This extraordinary story is not an exaggeration. New Orleans criminals routinely assassinate witnesses to crimes. The city's musicians have corageously stood up to these criminals and spoken out repeatedly against them. I wrote about this in my book New Atlantis: Musicians Battle for the Survival of New Orleans. Glen David Andrews is one of the central characters in the book. Here's the story from today's New Orleans Times-Picayune:
New Orleans musician saved from robbers by barking dog
Published: Wednesday, December 21, 2011, 9:31 PM
By Naomi Martin The Times-Picayune
Had it not been for the presence of his cousin's pit bull, local musician Glen David Andrews would have been one of the victims robbed at gunpoint outside a Capital One, one of three such armed robberies Monday morning, outside banks in Mid-City, Broadmoor and Gentilly.
View full sizeTimes-Picayune archiveLocal musician Glen David Andrews called 911 when he realized a robbery was in progress. 'I saw them rob hard-working people of everything but they won't get away with this...STAND UP PEOPLE,' he wrote later on his Facebook page.
It was 8:45 a.m. Monday when Andrews, his cousin and Blue, a large and rambunctious pit bull, piled into an SUV to go to the Capital One at Canal Street and South Carrollton Avenue.
Andrews, a trombone player, said he was planning to deposit $3,500 from the weekend's work to divide among his six band members.
Around 8:50 a.m., they pulled up to the bank's entrance on the corner where about six people, some with deposit slips in their hands, were waiting for the bank to open. Andrews said two people in the group were young men -- maybe 20 or 21 -- wearing black hooded sweatshirts, standing apart from each other.
As Andrews got out of the passenger side to join the group, Blue began to bark, loudly and incessantly.
A man, walking up to join the bank customers, joked to Andrews: "Hey man, you can't shut your dog up?"
Suddenly, one of the hooded men turned over his shoulder, looked Andrews in the eye and nodded toward the SUV.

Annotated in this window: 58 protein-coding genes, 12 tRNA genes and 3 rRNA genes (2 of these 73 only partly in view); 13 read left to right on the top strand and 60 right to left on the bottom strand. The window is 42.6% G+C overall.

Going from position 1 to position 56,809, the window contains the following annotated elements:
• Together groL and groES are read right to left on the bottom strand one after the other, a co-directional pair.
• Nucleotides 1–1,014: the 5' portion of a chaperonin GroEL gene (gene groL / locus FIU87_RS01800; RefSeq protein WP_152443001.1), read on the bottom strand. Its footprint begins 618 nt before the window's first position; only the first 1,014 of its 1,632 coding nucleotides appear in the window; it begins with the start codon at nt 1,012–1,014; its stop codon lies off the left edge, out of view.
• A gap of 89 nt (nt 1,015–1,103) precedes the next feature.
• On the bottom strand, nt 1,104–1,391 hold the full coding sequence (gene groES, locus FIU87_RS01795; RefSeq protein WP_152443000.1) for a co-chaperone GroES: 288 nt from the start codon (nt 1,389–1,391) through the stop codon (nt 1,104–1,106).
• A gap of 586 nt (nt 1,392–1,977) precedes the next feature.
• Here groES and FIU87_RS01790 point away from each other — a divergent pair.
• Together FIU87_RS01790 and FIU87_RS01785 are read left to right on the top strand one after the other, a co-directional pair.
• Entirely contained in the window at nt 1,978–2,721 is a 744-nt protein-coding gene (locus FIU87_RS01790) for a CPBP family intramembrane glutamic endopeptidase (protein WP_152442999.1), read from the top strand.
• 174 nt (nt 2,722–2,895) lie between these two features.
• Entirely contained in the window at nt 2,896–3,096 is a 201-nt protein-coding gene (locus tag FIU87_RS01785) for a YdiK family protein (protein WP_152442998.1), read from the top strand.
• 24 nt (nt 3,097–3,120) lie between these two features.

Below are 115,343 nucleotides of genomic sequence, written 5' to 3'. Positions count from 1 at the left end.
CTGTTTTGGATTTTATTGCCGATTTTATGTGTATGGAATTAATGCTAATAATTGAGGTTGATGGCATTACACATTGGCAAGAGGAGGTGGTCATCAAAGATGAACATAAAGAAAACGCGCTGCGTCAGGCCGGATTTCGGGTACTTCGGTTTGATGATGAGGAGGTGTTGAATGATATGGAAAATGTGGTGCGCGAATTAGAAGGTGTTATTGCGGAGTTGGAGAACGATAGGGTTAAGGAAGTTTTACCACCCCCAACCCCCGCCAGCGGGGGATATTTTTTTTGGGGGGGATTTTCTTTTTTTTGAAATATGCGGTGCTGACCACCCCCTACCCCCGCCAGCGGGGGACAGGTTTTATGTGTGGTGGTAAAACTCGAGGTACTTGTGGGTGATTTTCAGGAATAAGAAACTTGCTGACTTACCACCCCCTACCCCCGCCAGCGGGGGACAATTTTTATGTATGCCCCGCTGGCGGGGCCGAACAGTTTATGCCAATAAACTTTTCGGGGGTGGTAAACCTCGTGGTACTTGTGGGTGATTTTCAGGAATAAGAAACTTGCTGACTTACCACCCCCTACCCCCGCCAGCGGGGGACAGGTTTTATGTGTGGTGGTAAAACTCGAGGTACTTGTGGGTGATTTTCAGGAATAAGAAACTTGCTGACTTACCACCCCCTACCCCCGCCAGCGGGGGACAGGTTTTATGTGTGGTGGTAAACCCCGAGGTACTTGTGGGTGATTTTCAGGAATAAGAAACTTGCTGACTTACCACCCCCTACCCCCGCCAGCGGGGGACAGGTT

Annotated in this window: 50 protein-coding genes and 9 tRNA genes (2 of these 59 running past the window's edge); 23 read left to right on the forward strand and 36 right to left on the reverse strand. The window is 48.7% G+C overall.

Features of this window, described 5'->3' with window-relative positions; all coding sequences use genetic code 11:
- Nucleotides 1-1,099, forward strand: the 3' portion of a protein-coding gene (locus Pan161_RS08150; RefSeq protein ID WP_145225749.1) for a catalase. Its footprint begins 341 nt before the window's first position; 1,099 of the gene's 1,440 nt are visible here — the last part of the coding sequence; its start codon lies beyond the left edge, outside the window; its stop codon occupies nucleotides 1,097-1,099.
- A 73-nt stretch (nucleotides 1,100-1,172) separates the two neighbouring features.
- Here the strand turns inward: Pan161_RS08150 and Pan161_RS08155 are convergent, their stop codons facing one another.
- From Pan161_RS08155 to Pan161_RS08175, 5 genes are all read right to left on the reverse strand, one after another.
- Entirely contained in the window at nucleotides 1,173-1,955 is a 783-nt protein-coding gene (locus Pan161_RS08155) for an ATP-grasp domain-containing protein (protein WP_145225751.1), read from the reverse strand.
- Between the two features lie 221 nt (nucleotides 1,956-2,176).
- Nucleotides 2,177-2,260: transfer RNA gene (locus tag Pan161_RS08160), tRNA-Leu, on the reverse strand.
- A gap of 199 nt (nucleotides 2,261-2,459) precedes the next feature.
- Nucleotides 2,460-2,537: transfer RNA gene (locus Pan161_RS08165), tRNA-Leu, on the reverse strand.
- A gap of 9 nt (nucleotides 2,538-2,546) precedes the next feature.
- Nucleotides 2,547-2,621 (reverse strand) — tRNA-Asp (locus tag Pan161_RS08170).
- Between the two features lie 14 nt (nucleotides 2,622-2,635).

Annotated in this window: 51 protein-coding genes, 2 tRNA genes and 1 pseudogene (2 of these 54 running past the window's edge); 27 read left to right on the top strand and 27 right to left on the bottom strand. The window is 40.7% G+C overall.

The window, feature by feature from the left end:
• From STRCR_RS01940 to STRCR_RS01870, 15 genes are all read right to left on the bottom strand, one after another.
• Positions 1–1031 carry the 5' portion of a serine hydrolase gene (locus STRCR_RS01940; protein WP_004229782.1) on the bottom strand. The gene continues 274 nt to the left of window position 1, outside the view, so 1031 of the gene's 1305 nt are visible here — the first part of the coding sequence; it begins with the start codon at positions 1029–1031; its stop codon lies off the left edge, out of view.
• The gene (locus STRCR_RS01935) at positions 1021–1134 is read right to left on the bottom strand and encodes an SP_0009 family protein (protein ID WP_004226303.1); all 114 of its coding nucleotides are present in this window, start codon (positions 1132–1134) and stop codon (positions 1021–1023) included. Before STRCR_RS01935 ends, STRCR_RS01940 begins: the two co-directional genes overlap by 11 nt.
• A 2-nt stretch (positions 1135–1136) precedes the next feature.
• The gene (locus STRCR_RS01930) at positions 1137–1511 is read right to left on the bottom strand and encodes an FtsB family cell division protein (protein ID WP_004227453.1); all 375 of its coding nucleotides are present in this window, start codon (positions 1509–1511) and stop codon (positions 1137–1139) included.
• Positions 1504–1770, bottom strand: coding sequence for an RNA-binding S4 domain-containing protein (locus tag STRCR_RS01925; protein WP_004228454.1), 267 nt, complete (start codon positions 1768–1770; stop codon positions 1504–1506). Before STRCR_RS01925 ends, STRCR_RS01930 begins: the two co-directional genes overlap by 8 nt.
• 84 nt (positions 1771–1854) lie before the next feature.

The man's voice was calm: "You better leave right now with that dog. We 'bout to rob the bank."
Andrews turned immediately and got back in the SUV's passenger seat, telling his cousin, whose name is also Glen Andrews and is a musician as well, what he just heard. His cousin drove away, calmly.
"Man, I've lived in the hood all my life. When he told me that, I looked at his outfit and I look at the other guy's outfit, I looked at his gestures and by the grace of God I was able to internalize all that in a second to get out of there," Andrews said Wednesday.
While driving away from the bank, Andrews and his cousin saw the hooded men pull bandanas over their faces and force the crowd into a huddle to rob them at gunpoint. It took only seconds. Andrews dialed 911 from his cell phone.
View full sizeNew Orleans Police DepartmentA sketch of a suspect wanted by New Orleans police for armed robbery in connection with an incident outside the Capital One branch at 4141 Canal St. on Monday.
A detective later told Andrews that one of the robbery victims was an Iraqi war veteran. Andrews' anger boiled as he recalled recent acts of violence in the city including the killing of a toddler in the B.W. Cooper housing complex. First a 2-year-old girl shot to death, then this? he said.
The bank robberies on Monday occurred in the span of about an hour. New Orleans police believe all three incidents are related, said 3rd District Commander Henry Dean, whose territory includes Mid-City and Gentilly. On Wednesday police released a composite sketch of one of the suspects.
Tuesday night, Andrews vented his frustrations on his Facebook page.
"I saw them rob hard-working people of everything but they won't get away with this...STAND UP PEOPLE," he wrote.
As a well-known musician, Andrews wanted to reach a broad audience with his message that speaking up about crime can help authorities quell it.
But, he acknowledged, he now fears being targeted in retaliation for speaking up about what happened.
"There's a good chance I might get killed now walking down the street," Andrews said. Many of his family members warned him against speaking publicly about the incident.
"The right thing to do,'' he said, "might cost me my life."